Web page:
Location: Food and Feed Safety ResearchTitle: Cyclopiazonic acid is a pathogenicity factor for Aspergillus flavus and a promising target for screening germplasm for ear rot resistance Author
|Chalivendra, Subbaiah - Louisiana State University Agcenter|
|Derobertis, Catherine - Louisiana State University Agcenter|
|Chang, Perng Kuang|
|Damann, Kenneth - Louisiana State University Agcenter|
Submitted to: Molecular Plant-Microbe Interactions
Publication Type: Peer Reviewed Journal
Publication Acceptance Date: 3/1/2017
Publication Date: 4/24/2017
Citation: Chalivendra, S.C., DeRobertis, C., Chang, P.-K., Damann, K.E. 2017. Cyclopiazonic acid is a pathogenicity factor for Aspergillus flavus and a promising target for screening germplasm for ear rot resistance. Molecular Plant-Microbe Interactions. 30(5):361-373.
Interpretive Summary: Aspergillus flavus is a serious threat to human health and economy due to its contamination of crop commodities with carcinogenic aflatoxin (AF). The direct revenue loss due to AF contamination in maize alone is at least $200 million per year in the US. The incorporation of preharvest resistance in elite maize cultivars is the best strategy for controlling AF. However, AF accumulated in seed is an unreliable indicator of A. flavus resistance in maize because most of the resistance identified has been location and season-dependent. Hence, there is an urgent need for a robust, less labor-intensive and yet economically feasible screen to identify host resistance. In this study, we found that cyclopiazonic acid (CPA), a secondary metabolite that often co-contaminates crops with AF, acts as a pathogenicity factor and that CPA tolerance of maize inbreds is a useful indicator for correlating maize resistance to aflatoxin. We also developed a seedling screening method based on primary root CPA sensitivity. In conclusion, CPA can be used as a surrogate for A. flavus infection to screen maize germplasm for ear rot resistance.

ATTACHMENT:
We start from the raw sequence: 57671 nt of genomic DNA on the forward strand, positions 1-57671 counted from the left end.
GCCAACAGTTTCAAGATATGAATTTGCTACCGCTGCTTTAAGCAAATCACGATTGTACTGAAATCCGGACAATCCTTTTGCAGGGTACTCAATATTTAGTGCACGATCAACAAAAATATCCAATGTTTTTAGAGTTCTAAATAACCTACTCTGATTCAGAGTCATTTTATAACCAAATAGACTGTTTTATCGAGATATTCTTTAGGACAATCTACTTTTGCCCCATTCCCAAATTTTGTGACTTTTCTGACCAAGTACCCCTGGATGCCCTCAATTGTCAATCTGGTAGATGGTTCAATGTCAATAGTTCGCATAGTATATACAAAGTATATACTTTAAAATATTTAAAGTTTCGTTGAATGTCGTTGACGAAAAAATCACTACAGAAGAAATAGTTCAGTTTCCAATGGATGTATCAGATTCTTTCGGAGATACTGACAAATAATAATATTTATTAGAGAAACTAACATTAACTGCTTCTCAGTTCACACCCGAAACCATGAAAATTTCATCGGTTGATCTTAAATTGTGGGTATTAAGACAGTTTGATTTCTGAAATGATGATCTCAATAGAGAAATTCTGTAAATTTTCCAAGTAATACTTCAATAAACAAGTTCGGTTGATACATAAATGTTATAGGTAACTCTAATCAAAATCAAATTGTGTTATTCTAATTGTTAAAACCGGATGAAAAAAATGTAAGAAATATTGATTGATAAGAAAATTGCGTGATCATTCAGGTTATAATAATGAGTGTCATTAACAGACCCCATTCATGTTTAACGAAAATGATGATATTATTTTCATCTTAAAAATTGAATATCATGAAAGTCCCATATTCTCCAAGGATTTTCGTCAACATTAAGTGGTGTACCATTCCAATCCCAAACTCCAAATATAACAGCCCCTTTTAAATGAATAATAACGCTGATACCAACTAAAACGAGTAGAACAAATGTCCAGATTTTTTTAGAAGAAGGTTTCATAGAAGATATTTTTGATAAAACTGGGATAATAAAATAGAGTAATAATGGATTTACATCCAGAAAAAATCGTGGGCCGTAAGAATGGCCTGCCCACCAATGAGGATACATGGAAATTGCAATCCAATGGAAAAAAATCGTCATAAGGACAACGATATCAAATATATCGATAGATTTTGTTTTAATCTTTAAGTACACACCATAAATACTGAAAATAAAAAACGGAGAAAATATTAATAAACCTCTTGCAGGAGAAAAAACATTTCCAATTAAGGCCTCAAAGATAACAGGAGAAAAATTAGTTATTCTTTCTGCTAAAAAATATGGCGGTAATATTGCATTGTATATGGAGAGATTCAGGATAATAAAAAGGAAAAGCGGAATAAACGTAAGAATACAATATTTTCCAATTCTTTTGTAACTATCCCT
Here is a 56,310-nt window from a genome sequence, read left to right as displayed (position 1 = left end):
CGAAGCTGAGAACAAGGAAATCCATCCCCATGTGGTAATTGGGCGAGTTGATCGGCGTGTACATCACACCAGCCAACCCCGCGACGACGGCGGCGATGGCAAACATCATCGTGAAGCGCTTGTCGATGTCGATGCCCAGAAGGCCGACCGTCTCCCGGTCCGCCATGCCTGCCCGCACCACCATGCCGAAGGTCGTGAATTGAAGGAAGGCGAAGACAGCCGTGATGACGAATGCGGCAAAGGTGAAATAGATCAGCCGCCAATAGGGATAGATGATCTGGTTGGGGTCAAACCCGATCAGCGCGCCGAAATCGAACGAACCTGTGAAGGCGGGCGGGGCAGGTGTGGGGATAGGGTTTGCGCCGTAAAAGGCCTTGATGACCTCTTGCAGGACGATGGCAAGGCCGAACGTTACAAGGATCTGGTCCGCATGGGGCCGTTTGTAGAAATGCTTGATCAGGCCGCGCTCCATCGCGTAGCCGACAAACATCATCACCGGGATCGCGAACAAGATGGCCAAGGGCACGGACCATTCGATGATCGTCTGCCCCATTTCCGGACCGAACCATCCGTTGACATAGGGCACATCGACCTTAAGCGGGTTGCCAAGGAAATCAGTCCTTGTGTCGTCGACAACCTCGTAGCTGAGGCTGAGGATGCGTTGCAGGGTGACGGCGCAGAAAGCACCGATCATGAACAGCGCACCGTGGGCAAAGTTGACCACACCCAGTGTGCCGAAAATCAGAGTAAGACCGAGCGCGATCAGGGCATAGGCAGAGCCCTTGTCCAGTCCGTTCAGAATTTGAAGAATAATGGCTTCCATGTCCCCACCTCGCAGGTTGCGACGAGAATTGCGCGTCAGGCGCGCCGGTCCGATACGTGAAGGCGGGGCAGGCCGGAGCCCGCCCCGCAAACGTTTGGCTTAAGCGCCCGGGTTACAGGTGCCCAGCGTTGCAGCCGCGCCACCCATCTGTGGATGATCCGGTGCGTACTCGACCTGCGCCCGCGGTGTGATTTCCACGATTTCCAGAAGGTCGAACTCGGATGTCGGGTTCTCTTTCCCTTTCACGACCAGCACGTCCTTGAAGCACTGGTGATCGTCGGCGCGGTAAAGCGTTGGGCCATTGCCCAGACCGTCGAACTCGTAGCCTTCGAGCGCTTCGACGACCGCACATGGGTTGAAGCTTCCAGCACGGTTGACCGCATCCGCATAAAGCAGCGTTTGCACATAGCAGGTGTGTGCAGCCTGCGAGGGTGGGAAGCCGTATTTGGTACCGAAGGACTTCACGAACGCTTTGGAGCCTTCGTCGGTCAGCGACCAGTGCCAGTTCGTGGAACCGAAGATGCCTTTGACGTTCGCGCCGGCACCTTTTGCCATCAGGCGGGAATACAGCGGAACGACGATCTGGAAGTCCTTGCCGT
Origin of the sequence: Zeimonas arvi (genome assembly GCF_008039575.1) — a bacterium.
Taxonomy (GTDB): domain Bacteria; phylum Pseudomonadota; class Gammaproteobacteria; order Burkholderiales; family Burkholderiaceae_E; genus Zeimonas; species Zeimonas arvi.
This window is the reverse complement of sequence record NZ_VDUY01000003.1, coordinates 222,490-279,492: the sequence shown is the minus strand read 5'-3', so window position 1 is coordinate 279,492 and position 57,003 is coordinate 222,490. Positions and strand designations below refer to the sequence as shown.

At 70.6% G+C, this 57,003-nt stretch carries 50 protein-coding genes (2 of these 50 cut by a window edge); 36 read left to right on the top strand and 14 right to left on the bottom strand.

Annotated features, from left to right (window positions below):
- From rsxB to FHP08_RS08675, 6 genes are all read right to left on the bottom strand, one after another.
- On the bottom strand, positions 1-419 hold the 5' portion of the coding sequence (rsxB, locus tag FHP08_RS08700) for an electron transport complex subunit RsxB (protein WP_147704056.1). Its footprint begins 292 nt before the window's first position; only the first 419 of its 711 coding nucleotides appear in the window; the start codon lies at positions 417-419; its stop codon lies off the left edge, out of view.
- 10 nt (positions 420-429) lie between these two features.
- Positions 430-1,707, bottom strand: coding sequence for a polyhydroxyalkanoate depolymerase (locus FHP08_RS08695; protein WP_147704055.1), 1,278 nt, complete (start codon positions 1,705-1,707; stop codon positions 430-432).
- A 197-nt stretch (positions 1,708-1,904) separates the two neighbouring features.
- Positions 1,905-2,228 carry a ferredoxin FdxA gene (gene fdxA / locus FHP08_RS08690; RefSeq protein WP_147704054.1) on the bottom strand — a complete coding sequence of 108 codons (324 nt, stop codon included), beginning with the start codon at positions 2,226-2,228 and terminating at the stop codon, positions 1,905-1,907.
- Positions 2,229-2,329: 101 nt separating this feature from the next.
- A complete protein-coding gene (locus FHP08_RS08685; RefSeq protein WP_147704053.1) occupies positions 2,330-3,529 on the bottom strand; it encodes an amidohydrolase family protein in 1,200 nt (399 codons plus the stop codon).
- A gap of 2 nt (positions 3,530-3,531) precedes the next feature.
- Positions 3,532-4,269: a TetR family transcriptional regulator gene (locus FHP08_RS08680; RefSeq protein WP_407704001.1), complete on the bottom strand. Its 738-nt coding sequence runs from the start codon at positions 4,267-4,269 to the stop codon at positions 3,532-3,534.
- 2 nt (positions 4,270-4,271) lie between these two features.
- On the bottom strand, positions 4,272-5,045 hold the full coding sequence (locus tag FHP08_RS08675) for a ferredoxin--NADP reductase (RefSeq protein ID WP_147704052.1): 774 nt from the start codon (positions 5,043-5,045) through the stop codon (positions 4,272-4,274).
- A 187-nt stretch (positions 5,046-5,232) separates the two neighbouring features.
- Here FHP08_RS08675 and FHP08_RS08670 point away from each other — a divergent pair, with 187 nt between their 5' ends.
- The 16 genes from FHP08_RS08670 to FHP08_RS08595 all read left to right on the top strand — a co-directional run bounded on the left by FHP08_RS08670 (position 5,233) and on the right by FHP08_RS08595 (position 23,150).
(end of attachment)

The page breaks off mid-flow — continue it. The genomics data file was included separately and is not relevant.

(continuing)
Technical Abstract: Aspergillus flavus, an opportunistic pathogen, contaminates maize and other key crops with carcinogenic aflatoxins (AF). Besides AF, A. flavus makes many more secondary metabolites (SMs), whose toxicity in insects or vertebrates has been studied. However, the role of SMs in the invasion of plant hosts by A. flavus remains to be investigated. Cyclopiazonic acid (CPA), a neurotoxic SM made by A. flavus, is a nanomolar inhibitor of endoplasmic reticulum calcium ATPases (ECAs) and a potent inducer of cell death in plants. We hypothesized that CPA, by virtue of its cytotoxicity, may serve as a key pathogenicity factor that kills plant cells and supports the saprophytic life style of the fungus, while compromising the host defense response. This proposal was tested by two complementary approaches. A comparison of CPA levels among A. flavus isolates indicated that CPA may be a determinant of niche adaptation, i.e., isolates that colonize maize make more CPA than those restricted only to the soil. Further, mutants in the CPA biosynthetic pathway are less virulent than their wild type parent in field inoculation assays. Additionally, genes encoding ECAs are expressed in developing maize seeds and induced by A. flavus infection. Building on these results, we developed a seedling assay where maize roots were exposed to CPA and cell death was measured as Evans Blue uptake. Among >40 maize inbreds screened for CPA tolerance, the publicly available AF contamination data for many of the lines was broadly correlated with their CPA sensitivity. In summary, our studies show that (1) CPA serves as a key pathogenicity factor that enables the saprophytic life style of A. flavus and (2) maize inbreds are diverse in their tolerance to CPA. Taking advantage of this natural variation, we are currently pursuing both genome-wide and candidate gene approaches to identify novel components of maize resistance to AF contamination.